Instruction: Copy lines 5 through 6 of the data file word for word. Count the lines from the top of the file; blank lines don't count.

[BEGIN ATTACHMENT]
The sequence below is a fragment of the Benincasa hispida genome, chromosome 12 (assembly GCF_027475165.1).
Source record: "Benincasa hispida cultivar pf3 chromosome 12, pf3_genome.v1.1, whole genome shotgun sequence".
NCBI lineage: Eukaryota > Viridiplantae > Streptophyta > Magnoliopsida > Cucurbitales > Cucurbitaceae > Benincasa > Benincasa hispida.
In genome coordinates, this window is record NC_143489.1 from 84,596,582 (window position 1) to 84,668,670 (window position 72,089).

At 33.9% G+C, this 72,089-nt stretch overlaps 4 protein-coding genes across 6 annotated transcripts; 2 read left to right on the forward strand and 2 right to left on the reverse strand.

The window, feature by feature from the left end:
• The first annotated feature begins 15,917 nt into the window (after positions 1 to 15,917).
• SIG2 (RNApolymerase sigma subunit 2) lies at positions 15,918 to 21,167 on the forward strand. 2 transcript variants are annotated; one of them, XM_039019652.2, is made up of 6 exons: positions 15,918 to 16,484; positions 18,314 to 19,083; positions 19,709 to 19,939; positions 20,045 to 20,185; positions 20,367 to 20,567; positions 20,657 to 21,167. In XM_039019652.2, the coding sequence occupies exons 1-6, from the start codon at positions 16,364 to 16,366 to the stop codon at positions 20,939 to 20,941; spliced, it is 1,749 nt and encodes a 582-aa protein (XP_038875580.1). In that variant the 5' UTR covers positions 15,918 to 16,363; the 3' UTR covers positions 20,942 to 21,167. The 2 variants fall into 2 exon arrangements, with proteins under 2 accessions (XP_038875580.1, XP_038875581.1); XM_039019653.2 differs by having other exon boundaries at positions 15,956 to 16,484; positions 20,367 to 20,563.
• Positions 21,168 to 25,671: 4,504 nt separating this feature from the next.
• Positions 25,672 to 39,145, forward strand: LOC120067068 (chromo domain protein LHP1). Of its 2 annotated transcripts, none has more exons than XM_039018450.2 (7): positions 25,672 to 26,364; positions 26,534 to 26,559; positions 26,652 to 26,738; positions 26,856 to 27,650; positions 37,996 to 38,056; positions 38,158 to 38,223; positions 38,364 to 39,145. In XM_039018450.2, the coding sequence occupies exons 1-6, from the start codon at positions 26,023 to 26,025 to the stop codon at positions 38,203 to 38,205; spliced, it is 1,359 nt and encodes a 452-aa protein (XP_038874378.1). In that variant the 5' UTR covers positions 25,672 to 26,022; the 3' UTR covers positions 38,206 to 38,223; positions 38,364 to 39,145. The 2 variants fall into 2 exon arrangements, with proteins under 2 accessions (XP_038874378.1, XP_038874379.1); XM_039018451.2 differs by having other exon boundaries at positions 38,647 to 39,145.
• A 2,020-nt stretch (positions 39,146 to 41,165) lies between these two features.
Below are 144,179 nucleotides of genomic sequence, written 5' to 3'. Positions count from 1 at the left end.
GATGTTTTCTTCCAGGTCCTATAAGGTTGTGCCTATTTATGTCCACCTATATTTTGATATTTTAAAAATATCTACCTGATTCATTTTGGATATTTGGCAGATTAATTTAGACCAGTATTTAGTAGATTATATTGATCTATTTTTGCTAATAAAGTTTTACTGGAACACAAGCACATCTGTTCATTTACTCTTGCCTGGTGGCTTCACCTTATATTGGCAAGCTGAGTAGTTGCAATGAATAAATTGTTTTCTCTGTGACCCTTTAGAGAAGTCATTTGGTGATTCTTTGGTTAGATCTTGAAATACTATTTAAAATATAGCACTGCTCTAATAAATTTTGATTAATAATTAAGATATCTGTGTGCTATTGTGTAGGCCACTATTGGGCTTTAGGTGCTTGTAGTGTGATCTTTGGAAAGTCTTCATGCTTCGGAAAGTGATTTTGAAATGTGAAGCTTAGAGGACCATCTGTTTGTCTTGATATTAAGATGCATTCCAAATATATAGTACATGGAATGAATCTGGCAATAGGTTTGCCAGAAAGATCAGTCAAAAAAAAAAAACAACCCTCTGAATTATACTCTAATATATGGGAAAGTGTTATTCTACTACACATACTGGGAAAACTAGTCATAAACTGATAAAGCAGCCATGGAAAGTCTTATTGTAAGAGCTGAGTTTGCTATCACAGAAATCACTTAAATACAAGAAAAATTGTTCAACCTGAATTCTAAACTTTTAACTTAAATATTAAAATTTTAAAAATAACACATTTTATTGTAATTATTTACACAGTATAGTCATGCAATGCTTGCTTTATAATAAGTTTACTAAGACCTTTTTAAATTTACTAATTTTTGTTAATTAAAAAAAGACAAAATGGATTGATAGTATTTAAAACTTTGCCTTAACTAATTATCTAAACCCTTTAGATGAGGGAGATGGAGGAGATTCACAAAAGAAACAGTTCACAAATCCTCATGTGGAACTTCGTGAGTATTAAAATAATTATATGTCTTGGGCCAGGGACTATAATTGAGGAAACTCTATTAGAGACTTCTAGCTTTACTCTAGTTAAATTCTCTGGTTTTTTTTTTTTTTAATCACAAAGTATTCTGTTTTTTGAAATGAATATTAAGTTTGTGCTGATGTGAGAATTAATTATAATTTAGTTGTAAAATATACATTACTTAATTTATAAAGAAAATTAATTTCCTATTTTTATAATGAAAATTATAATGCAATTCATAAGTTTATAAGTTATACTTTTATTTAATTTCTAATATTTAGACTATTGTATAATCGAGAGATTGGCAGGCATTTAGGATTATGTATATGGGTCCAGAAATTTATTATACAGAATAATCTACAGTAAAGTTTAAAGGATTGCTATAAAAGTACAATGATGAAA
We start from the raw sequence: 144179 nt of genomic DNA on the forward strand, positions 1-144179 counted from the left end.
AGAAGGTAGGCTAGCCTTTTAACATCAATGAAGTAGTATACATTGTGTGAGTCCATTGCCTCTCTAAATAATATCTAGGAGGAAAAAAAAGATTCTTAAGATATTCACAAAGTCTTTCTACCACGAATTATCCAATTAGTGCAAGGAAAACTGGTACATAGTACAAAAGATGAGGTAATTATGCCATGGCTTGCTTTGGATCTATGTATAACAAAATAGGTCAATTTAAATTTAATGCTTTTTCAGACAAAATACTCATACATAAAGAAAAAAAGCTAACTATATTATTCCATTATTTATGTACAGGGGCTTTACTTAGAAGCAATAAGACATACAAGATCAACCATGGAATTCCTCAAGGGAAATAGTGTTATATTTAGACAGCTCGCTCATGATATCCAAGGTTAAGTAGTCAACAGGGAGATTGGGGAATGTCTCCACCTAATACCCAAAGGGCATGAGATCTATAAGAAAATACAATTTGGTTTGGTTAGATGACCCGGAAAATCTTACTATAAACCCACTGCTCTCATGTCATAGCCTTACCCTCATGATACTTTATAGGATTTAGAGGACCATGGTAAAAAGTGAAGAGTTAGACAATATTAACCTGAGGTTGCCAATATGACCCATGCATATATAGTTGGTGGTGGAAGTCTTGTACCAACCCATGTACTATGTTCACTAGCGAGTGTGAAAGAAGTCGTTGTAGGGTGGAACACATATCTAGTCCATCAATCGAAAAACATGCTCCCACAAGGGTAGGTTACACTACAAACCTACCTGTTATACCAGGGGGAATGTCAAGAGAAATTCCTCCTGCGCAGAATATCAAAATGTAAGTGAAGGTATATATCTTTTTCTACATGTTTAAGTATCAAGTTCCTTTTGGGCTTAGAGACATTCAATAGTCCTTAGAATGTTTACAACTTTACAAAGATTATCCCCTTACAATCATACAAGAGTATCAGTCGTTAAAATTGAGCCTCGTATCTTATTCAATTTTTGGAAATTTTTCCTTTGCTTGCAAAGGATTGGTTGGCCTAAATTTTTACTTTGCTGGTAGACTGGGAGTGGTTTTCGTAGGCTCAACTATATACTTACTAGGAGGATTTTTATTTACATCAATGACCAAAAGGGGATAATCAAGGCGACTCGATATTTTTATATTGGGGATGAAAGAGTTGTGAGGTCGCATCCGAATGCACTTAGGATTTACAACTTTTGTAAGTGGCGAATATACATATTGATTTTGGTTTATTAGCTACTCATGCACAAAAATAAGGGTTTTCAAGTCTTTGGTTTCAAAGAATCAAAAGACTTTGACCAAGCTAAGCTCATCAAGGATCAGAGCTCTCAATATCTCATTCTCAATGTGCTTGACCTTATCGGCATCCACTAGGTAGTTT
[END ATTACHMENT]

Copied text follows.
At 33.9% G+C, this 72,089-nt stretch overlaps 4 protein-coding genes across 6 annotated transcripts; 2 read left to right on the forward strand and 2 right to left on the reverse strand.

The window, feature by feature from the left end: